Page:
The plan, drafted by the top U.S. commander in Afghanistan, Gen. John Allen, is primarily focused on what the American military footprint will look like after the White House-mandated 2014 withdrawal of all combat forces from the country, DOD press secretary George Little said during Wednesday's briefing.
The Obama administration has the final say on the Allen plan, which could come as soon as next week, coinciding with a planned visit to Washington by Afghan President Hamid Karzai.
When asked why Allen's postwar blueprint did not include withdrawal plans, Little replied: "We are not there yet."
The last of the 30,000 American soldiers sent to Afghanistan as part of the White House's 2009 troop surge were pulled out of the country this summer.
Many inside Washington assumed Allen's pending withdrawal plan would outline how the White House plans to redeploy the remaining 68,000 U.S. soldiers within the next year and a half.
However, Allen's involvement in a wide-ranging sex scandal that forced former four-star general David Petraeus from the top spot at CIA last year may have promoted DOD to limit his involvement in postwar planning.
Allen, who is set to leave his post as the top U.S. officer in Afghanistan this year, is currently under investigation by DOD's Inspector General's office for his alleged role in the Petraeus affair.
Marine Corps Gen. Joseph Dunford, who was confirmed by the Senate last year, will replace Allen as the head of the International Security Assistance Forces (ISAF) in Kabul.
On Wednesday, Little denied claims that the decision to omit any troop withdrawal details in Allen's plan was due to his reported ties to the Petraeus incident.
Further, Little dismissed any notion that DOD was forcing Allen out as ISAF commander ahead of schedule.
"We were always planning to change commanders in Afghanistan" by early 2013, said Little, who noted Washington needed to finalize its post-2014 footprint before any decisions can be made on withdrawal timelines.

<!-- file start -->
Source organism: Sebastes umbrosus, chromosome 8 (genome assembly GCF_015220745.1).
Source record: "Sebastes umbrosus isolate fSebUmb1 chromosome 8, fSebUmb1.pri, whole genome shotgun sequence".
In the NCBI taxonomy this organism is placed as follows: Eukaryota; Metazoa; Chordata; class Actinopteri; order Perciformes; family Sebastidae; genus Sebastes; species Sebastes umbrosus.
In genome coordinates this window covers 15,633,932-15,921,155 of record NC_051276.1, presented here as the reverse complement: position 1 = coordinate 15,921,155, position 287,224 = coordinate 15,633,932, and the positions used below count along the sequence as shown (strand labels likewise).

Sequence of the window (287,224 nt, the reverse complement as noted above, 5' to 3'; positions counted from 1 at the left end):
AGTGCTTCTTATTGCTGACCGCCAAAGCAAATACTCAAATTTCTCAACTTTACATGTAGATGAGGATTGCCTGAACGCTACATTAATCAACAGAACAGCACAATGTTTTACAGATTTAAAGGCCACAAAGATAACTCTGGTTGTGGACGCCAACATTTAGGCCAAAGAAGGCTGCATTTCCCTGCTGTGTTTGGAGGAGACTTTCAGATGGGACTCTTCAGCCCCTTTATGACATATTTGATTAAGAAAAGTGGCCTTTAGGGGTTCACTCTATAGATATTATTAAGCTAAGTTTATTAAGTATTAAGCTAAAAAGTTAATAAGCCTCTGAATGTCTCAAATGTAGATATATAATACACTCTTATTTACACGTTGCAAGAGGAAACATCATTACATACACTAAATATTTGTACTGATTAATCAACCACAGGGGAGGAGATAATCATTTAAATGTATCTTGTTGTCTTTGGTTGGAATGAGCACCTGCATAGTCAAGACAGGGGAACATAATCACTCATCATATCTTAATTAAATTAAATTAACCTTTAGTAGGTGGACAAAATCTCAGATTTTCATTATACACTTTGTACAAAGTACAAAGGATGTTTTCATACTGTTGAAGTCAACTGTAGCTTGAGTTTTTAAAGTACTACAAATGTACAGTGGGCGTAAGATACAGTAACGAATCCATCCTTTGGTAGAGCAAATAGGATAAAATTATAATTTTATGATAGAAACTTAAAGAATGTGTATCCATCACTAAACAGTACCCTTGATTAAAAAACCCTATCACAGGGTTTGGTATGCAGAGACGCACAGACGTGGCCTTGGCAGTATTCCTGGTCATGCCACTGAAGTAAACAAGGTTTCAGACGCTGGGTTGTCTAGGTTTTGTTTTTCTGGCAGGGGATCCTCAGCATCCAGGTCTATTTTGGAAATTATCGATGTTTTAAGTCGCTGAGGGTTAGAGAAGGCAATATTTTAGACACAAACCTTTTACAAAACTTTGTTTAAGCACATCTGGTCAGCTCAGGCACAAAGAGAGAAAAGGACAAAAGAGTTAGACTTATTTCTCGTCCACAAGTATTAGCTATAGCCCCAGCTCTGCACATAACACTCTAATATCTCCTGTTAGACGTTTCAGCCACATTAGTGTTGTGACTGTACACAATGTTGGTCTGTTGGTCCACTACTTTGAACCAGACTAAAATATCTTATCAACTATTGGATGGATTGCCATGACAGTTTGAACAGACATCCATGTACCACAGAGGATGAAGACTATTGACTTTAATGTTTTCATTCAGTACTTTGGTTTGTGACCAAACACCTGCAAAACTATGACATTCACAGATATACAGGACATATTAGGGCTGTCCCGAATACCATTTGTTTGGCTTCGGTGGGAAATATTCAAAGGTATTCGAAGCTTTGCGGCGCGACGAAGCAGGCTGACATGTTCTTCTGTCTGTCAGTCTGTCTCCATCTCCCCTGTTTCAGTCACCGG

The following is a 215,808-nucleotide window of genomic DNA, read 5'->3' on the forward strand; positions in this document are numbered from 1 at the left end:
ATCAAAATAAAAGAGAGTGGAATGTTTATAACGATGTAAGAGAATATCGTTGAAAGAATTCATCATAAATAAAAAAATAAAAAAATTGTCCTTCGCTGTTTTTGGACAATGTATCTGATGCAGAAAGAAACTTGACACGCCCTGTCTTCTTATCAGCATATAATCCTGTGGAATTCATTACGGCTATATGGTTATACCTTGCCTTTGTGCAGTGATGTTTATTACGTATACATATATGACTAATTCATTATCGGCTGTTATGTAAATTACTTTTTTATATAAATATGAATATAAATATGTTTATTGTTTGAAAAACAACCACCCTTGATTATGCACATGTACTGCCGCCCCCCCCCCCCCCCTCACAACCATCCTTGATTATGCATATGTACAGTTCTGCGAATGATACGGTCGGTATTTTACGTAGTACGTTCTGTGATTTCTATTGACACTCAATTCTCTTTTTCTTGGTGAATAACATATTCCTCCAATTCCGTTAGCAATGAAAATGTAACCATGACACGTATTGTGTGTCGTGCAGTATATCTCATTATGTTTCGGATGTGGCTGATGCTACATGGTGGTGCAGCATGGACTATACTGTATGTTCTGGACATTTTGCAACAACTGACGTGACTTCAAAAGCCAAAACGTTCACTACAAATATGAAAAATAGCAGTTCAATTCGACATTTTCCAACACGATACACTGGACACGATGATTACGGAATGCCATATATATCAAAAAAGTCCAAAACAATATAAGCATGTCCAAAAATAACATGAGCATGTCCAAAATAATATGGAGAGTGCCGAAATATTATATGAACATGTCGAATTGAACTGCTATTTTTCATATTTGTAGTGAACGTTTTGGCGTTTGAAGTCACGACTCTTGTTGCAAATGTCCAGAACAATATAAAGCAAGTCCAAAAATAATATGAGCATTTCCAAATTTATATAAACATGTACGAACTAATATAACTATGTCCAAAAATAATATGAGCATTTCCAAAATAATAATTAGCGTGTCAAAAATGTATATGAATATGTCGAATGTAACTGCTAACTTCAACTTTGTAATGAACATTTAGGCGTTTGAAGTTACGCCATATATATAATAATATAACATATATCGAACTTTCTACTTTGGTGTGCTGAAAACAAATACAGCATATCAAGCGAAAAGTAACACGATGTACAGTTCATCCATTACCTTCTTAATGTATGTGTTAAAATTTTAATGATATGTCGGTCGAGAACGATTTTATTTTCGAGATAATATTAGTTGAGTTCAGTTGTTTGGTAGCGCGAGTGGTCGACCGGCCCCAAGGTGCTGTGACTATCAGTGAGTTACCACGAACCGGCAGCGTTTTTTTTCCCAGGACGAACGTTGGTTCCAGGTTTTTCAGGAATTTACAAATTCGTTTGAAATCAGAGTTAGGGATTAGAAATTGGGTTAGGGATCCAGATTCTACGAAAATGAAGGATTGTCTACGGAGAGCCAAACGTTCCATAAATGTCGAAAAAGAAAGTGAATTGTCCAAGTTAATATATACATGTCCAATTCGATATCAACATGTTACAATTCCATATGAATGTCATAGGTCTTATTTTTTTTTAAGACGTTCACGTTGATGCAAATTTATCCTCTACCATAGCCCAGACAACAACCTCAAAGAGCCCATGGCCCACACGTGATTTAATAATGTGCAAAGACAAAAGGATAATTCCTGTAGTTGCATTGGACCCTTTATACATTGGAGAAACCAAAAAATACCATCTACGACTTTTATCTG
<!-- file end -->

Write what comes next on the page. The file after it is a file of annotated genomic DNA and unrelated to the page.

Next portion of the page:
"The [withdrawal] numbers, in and of themselves, does not provide the full story," regarding the eventual American withdrawal, Little added.
"A range of issues beyond specific [drawdown] numbers" still need to be hashed out between Washington and Kabul before the White House can begin to broach the question of when U.S. soldiers will begin to come home from Afghanistan, he added.
To that end, American and Afghan forces have already begun the final stage of transitioning security operations from U.S. and NATO control to Afghan commanders, Panetta said last Monday.
So far, 23 of Afghanistan's 34 provinces are in the midst of the transition process agreed to by U.S., European and Afghan leaders during NATO's annual summit in last May. An additional 12 provinces, located in the northern and eastern pars of the country, have now been added to that list, Panetta said at the time.
Debate among defense lawmakers on Capitol Hill over how to pull out remaining U.S. forces in Afghanistan has intensified in recent months.
GOP lawmakers like Sens. John McCain (Ariz.) and Lindsey Graham (S.C.) have called upon the White House to keep U.S. troops in Afghanistan through 2013.
They argue a rapid troop withdrawal would put the country on a path to increased violence, similar to the rampant sectarian bloodshed engulfing Iraq a year after U.S. troops fully withdrew from that country.
Others, such as Sen. Jack Reed (D-R.I.), have dismissed such comparisons, noting the parallels being drawn between Iraq and Afghanistan are ones that are simply not there.
The comparisons between Iraq and Afghanistan are “interesting,” but fail to take into account the stark differences between the countries and the conflicts, he told The Hill last December.
"I think you have to be careful about [comparing] apples and oranges," Reed said at the time.